Bombs, Disasters & Flops: WATCHMEN

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Dominic Fellows asks who watches the Watchmen? (And who watches their watch?)


Is ‘Watchmen’ a disaster?

On the face of it, no. It’s enjoyable enough and certainly superficially exciting enough to keep the non-comic book fans in their seats. Even the super-duper, uncut three and three-quarter hour version with ‘Tales of the Black Freighter’ thrown in zips along at a decent pace.

Personally I rather enjoyed Watchmen, but there are some who didn’t and if I’m being objective I can see why.

Despite some omissions, what is there is 100% faithful to the source material. The dialogue matches Alan Moore’s perfectly, even when they are required to tweak it for story purposes (notably the ‘crime busters’ scene from the comic) apart from the odd word being changed it’s much the same.

Even the shots and colour scheme are constructed to match Dave Gibbons artwork exactly.


So what are the pros of this approach?

As a screen adaptation of an alleged unfilmable book, it’s pretty bang on, or at least as bang on as anybody had the right to hope for.

So what are the cons?

Well… frankly… We’ve seen it all before.

I was fortunate enough to not be overly familiar with the comic at the time and so seeing a direct translation to screen was thoroughly enjoyable. Although perhaps to a more hard-core comics fan there is a sense of same old same old. I have to concede that in this area director Zack Snyder couldn’t win, if he had deviated it would have been sacrilege, but he didn’t and it’s dull, so I was willing to be charitable.


Then ‘Man of Steel’ happened. And then ‘Batman Vs Superman’, and it turned out that Zack Snyder is one of the most uninspiring, unimaginative, unoriginal and dullest directors ever to disgrace the big screen.

Man of Steel was boring. For a film with that many explosions it should be difficult to concentrate on one’s watch, but I managed it for two and a half hours. The clunky dialogue didn’t help either;
‘There’s only one way this can end. You die, or I die’
That’s two ways Zack.

As Kevin Smith says ‘He can set up a shot’ this is true. His shots are excellent, but this is hardly surprising as he just copies them out of the comic, deserving no credit for them whatsoever. ‘300’ was no better, again as I was not familiar with the comic I enjoyed it well enough, but having since seen the comic, I can’t credit Snyder with any of it.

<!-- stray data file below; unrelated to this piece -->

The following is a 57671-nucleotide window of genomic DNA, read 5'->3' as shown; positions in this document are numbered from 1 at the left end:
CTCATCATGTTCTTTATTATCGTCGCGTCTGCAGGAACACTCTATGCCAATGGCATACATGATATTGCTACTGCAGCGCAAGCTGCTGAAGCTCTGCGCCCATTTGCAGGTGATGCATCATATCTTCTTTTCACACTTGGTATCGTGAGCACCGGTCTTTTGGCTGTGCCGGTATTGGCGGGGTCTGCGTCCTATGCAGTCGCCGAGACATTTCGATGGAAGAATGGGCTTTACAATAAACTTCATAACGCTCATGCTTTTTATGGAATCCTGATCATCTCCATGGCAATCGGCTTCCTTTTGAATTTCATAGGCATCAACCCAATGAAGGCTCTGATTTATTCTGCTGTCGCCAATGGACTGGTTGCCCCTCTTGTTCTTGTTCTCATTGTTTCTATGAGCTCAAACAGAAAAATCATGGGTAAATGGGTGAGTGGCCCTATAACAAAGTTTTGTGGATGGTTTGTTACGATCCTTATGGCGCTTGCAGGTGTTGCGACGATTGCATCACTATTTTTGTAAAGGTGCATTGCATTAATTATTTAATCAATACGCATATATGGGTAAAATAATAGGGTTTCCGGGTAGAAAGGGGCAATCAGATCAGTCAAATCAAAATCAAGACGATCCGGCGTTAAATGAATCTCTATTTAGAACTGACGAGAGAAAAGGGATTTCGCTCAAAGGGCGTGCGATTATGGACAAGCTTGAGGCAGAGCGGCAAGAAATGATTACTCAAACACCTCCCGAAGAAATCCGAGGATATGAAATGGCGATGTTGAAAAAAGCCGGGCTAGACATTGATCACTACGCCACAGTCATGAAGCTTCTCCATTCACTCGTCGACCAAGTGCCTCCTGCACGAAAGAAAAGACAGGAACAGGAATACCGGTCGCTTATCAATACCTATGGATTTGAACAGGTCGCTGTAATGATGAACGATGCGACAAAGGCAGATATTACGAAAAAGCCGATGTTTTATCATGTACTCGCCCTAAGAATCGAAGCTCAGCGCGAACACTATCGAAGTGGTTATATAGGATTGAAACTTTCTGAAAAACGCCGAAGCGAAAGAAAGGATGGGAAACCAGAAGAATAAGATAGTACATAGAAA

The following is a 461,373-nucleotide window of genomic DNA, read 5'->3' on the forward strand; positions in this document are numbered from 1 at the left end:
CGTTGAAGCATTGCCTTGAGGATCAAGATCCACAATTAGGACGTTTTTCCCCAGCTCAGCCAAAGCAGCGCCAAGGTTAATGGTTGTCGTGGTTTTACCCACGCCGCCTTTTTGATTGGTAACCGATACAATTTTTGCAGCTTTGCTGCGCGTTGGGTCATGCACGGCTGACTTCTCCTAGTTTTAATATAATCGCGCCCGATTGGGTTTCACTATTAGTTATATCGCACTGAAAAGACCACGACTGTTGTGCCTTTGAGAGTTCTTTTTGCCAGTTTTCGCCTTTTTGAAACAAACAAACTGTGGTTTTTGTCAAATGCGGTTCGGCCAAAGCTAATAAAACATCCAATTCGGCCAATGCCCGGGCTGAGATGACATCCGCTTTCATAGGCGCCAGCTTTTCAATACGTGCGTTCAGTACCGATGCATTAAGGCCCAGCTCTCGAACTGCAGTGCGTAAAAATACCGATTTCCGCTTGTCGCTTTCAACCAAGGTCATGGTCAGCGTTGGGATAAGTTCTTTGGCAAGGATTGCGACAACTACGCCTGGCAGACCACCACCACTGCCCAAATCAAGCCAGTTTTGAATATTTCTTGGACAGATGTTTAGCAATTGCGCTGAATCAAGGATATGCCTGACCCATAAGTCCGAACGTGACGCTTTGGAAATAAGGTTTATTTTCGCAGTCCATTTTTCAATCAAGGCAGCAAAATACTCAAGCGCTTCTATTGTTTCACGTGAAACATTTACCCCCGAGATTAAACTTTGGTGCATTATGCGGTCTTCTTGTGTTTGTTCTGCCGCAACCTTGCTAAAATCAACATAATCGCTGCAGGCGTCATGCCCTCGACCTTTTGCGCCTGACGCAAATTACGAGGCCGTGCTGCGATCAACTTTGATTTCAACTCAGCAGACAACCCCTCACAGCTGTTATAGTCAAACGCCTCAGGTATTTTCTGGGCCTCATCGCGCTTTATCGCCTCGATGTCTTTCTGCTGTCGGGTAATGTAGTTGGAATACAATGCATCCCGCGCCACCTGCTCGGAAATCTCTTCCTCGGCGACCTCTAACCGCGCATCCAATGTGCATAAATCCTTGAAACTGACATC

‘Batman Vs Superman’ didn’t fare better either, looking like a violent hybrid of ‘The Dark Knight Returns’ and ‘Lego Batman’.

Another danger in being so true to the source is the muddying of storytelling styles. What works on the comic strip panel, does not necessarily work on screen. On the page, Rorschach is direct and ruthless, his dialogue being used to advance the story and be entertaining to read. On screen he’s crass, unjustifiably violent at times and rambles unnatural sounding dialogue that doesn’t always fit the situation in the form of a clich├ęd voice over.


It’s these slight shifts in perspective that turn a good read into awkward viewing. The love scene between Nite Owl and Silk Spectre is a tender thing on the page, on screen its somewhat awkward and thanks to Leonard Cohen, unintendedly hilarious. This is another shame as much of the soundtrack works extremely well, and as this is the only aspect not present in the original, it’s frustrating to see these flashes of brilliance and not have similar inventiveness bleed into the rest of the production. The opening credits are perhaps the only wholly original addition, played out over a montage of the hero’s heyday and being amazingly evocative of 40s and 50s comics.

That’s not to say it’s a complete disaster, some scenes work extremely well, Dr Manhattan on Mars being a highlight, but I’m sorry to say I feel this is luck more than judgement. Also the cast are generally good, Jeffrey Dean Morgan and Billy Crudup are particular stand-outs, with one cringe inducing exception.


Matthew Goode as Ozymandias is such a huge miss-step it’s difficult to credit. This is supposed to be the ‘Watchmen’ equivalent of Superman and we are presented with a somewhat uncharismatic, skinny bloke who looks like he could be floored by a gentle shove. With everything else so pin-point accurate, this seems a huge oversight.

As I mentioned previously, I was willing to be charitable to Snyder as making ‘Watchmen’ was always going to have to meet a certain level of expectation that it never could. But my charity falters when I see he is clearly capable of great work, but opts to copy other people’s instead, and having seen his efforts since, I can’t help but feel that a more competent director would have handled it better.

Dominic Fellows is an actor and writer from Birmingham in the UK. He is also producer of the group Stripped Down Theatre (find them on Facebook). His shows have had more than one or two ‘geeky gags’ in them. 

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